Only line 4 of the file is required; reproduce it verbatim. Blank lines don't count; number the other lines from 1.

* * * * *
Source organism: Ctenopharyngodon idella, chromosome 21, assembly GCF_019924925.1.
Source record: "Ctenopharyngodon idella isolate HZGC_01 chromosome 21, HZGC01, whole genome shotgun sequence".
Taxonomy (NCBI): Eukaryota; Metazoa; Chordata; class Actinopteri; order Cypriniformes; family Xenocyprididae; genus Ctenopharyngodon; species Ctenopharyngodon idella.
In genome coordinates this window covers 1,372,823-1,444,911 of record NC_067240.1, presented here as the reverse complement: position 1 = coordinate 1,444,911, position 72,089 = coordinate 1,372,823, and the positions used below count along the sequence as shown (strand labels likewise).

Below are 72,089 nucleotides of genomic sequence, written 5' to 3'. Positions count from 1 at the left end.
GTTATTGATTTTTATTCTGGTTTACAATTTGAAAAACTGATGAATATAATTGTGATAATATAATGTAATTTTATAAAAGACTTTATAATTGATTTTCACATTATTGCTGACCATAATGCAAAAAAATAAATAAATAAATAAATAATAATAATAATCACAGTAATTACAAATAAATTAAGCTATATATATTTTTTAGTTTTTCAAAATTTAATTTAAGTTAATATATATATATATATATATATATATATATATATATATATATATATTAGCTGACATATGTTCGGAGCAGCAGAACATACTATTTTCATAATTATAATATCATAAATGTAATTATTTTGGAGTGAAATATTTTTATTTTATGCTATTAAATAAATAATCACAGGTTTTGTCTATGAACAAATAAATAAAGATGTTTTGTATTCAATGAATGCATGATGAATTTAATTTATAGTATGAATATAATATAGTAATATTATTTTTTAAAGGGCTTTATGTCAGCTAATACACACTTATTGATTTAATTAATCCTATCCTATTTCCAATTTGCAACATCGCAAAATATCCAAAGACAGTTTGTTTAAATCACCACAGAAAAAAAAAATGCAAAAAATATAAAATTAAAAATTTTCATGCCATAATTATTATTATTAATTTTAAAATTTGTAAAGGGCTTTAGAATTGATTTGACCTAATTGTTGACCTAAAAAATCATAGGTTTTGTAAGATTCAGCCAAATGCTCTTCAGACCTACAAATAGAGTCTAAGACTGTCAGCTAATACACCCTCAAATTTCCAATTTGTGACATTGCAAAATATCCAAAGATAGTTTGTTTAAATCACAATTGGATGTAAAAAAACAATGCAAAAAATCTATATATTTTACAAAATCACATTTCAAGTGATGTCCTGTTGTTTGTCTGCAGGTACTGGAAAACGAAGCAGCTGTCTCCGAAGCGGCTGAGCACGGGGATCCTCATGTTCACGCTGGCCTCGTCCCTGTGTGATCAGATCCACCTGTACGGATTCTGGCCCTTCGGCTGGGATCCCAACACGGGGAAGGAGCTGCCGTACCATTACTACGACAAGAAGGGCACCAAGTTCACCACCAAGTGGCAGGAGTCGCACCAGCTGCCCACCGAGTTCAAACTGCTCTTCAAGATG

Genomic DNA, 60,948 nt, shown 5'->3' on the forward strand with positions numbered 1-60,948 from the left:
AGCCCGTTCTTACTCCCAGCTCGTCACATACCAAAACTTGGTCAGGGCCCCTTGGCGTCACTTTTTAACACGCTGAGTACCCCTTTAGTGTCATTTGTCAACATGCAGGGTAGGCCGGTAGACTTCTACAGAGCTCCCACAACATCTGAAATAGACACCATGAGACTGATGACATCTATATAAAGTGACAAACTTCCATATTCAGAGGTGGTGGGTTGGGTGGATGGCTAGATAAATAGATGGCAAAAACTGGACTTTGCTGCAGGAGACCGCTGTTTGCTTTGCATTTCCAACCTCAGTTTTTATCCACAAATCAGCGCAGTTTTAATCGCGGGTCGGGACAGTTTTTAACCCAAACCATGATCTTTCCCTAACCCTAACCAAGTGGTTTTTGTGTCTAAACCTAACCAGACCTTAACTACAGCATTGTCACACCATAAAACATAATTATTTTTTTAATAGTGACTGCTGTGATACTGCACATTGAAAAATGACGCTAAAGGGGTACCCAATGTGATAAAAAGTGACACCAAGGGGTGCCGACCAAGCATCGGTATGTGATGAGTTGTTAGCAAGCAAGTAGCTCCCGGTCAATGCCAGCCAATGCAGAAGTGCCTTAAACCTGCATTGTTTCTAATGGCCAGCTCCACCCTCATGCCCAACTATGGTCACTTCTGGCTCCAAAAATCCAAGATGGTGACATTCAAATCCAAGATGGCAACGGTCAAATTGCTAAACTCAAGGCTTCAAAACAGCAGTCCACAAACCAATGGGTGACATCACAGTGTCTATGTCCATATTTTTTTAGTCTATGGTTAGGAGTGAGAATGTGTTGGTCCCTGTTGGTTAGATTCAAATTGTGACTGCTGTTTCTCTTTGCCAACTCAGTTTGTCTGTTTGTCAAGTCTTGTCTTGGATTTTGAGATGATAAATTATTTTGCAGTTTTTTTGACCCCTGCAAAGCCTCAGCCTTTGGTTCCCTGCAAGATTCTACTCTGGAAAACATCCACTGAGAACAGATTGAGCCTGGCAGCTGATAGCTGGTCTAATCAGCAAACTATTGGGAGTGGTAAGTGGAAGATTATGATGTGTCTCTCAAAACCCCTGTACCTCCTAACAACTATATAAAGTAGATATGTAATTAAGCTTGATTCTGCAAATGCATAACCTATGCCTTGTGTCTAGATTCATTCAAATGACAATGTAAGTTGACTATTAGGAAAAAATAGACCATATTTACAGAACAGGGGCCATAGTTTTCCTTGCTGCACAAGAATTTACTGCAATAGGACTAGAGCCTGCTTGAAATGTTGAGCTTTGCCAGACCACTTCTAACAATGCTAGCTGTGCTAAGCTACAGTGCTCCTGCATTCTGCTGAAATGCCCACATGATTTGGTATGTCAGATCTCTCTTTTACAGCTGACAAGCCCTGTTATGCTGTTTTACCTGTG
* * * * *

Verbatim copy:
In genome coordinates this window covers 1,372,823-1,444,911 of record NC_067240.1, presented here as the reverse complement: position 1 = coordinate 1,444,911, position 72,089 = coordinate 1,372,823, and the positions used below count along the sequence as shown (strand labels likewise).